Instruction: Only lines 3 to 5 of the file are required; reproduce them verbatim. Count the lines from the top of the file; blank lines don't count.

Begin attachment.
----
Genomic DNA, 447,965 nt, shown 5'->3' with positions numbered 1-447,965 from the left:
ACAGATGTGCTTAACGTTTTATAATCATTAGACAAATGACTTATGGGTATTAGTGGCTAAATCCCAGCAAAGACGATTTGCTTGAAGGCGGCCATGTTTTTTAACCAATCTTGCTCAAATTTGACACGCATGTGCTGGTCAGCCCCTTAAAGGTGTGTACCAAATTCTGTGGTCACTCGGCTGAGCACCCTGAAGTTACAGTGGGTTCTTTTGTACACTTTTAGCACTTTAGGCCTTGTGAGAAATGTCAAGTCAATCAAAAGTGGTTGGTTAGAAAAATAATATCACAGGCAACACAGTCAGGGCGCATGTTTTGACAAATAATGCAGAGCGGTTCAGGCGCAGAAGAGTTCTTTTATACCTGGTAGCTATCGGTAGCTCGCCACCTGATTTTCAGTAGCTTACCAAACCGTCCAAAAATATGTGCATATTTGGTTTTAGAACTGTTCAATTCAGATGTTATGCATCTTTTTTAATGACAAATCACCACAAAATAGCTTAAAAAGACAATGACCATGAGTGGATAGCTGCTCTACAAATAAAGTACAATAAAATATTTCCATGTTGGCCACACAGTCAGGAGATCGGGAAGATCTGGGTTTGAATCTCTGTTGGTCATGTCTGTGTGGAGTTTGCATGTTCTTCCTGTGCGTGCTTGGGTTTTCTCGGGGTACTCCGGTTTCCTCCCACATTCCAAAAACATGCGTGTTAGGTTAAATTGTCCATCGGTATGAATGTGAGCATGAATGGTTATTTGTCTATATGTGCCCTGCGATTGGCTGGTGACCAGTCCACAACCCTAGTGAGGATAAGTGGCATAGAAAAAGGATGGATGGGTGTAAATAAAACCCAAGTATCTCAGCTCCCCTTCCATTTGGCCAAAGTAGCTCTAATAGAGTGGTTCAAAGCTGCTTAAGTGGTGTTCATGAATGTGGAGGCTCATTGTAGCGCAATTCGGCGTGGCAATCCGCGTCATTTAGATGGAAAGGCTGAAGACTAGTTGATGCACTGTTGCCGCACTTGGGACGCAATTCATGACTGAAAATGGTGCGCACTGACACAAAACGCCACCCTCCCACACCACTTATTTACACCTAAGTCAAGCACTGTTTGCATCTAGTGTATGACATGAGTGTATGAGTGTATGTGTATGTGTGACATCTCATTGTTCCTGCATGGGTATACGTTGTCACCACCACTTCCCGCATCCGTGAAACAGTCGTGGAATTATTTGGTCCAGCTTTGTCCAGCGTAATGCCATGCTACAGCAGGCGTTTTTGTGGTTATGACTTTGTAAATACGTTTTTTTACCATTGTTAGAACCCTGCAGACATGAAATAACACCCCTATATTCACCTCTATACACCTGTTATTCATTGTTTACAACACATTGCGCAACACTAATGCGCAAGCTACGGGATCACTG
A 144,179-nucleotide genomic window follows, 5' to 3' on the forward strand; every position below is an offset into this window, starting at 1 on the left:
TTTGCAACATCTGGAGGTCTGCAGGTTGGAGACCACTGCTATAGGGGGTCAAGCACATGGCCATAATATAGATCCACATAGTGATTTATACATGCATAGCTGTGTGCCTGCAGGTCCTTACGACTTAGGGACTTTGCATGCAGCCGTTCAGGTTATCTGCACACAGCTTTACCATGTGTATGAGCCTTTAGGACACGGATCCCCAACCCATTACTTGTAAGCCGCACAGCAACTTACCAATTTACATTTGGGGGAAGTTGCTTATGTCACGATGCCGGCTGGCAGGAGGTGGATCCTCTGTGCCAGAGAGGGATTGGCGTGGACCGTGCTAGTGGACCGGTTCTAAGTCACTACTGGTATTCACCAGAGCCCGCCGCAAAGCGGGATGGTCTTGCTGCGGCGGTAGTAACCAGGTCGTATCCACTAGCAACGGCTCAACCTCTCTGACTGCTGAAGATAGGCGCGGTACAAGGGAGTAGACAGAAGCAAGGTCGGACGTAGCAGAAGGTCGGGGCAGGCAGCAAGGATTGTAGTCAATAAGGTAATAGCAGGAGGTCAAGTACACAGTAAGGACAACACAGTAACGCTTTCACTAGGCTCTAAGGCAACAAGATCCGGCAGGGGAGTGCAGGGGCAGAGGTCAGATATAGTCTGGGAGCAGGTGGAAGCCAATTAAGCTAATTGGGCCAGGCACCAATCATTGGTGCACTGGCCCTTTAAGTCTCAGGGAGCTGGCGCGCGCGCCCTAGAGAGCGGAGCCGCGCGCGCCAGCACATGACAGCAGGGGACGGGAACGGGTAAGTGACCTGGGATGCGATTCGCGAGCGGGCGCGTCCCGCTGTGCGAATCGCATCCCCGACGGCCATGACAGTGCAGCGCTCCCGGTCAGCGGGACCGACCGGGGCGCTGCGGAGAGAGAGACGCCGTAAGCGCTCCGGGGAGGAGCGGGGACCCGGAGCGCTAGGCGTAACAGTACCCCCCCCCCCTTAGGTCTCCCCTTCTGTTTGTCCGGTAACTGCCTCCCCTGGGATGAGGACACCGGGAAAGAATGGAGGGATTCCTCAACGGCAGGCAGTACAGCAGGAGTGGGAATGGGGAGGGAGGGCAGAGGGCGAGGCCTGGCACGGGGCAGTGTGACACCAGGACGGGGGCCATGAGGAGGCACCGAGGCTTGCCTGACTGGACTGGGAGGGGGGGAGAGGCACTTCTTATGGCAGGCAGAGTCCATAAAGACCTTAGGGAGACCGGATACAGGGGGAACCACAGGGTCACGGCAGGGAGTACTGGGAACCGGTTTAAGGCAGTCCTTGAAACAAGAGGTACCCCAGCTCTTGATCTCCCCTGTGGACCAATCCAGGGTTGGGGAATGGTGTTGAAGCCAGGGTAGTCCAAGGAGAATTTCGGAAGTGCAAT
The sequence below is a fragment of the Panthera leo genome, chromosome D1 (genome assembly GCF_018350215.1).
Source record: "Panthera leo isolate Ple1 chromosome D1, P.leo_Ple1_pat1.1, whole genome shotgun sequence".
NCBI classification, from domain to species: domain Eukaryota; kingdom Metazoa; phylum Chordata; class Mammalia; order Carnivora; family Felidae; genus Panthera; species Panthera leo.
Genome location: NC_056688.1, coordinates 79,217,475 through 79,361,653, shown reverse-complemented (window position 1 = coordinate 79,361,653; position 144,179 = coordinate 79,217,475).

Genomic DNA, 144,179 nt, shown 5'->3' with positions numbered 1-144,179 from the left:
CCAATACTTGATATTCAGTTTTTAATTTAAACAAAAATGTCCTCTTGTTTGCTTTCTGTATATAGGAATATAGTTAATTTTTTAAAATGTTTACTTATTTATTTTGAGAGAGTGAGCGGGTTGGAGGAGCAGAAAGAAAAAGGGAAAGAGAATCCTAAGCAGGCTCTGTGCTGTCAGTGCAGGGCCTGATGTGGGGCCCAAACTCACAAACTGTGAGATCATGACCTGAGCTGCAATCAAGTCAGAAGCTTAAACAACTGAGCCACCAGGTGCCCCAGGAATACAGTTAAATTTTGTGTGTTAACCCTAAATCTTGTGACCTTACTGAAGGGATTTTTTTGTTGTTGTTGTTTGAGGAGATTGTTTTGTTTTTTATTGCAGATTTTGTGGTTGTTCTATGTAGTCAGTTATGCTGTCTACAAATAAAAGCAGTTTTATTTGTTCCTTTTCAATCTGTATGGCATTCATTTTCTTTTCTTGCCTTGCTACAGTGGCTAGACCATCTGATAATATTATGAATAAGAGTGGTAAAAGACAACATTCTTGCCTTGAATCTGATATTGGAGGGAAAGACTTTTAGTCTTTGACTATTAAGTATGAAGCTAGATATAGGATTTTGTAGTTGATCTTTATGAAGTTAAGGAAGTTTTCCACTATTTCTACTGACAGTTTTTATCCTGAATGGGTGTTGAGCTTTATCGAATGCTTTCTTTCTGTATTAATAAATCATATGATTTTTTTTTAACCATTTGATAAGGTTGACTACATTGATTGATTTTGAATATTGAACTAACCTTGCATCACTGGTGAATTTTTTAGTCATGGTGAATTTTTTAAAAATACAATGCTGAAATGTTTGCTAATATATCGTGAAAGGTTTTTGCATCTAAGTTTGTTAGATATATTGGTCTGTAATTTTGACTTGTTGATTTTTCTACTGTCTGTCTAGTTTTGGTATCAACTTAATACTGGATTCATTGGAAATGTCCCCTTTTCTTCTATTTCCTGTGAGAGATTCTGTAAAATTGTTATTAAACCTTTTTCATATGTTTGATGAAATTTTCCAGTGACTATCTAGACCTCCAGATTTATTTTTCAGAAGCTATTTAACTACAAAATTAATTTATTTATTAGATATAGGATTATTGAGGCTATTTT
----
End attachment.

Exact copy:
A 144,179-nucleotide genomic window follows, 5' to 3' on the forward strand; every position below is an offset into this window, starting at 1 on the left:
TTTGCAACATCTGGAGGTCTGCAGGTTGGAGACCACTGCTATAGGGGGTCAAGCACATGGCCATAATATAGATCCACATAGTGATTTATACATGCATAGCTGTGTGCCTGCAGGTCCTTACGACTTAGGGACTTTGCATGCAGCCGTTCAGGTTATCTGCACACAGCTTTACCATGTGTATGAGCCTTTAGGACACGGATCCCCAACCCATTACTTGTAAGCCGCACAGCAACTTACCAATTTACATTTGGGGGAAGTTGCTTATGTCACGATGCCGGCTGGCAGGAGGTGGATCCTCTGTGCCAGAGAGGGATTGGCGTGGACCGTGCTAGTGGACCGGTTCTAAGTCACTACTGGTATTCACCAGAGCCCGCCGCAAAGCGGGATGGTCTTGCTGCGGCGGTAGTAACCAGGTCGTATCCACTAGCAACGGCTCAACCTCTCTGACTGCTGAAGATAGGCGCGGTACAAGGGAGTAGACAGAAGCAAGGTCGGACGTAGCAGAAGGTCGGGGCAGGCAGCAAGGATTGTAGTCAATAAGGTAATAGCAGGAGGTCAAGTACACAGTAAGGACAACACAGTAACGCTTTCACTAGGCTCTAAGGCAACAAGATCCGGCAGGGGAGTGCAGGGGCAGAGGTCAGATATAGTCTGGGAGCAGGTGGAAGCCAATTAAGCTAATTGGGCCAGGCACCAATCATTGGTGCACTGGCCCTTTAAGTCTCAGGGAGCTGGCGCGCGCGCCCTAGAGAGCGGAGCCGCGCGCGCCAGCACATGACAGCAGGGGACGGGAACGGGTAAGTGACCTGGGATGCGATTCGCGAGCGGGCGCGTCCCGCTGTGCGAATCGCATCCCCGACGGCCATGACAGTGCAGCGCTCCCGGTCAGCGGGACCGACCGGGGCGCTGCGGAGAGAGAGACGCCGTAAGCGCTCCGGGGAGGAGCGGGGACCCGGAGCGCTAGGCGTAACAGTACCCCCCCCCCCTTAGGTCTCCCCTTCTGTTTGTCCGGTAACTGCCTCCCCTGGGATGAGGACACCGGGAAAGAATGGAGGGATTCCTCAACGGCAGGCAGTACAGCAGGAGTGGGAATGGGGAGGGAGGGCAGAGGGCGAGGCCTGGCACGGGGCAGTGTGACACCAGGACGGGGGCCATGAGGAGGCACCGAGGCTTGCCTGACTGGACTGGGAGGGGGGGAGAGGCACTTCTTATGGCAGGCAGAGTCCATAAAGACCTTAGGGAGACCGGATACAGGGGGAACCACAGGGTCACGGCAGGGAGTACTGGGAACCGGTTTAAGGCAGTCCTTGAAACAAGAGGTACCCCAGCTCTTGATCTCCCCTGTGGACCAATCCAGGGTTGGGGAATGGTGTTGAAGCCAGGGTAGTCCAAGGAGAATTTCGGAAGTGCAAT
The sequence below is a fragment of the Panthera leo genome, chromosome D1 (genome assembly GCF_018350215.1).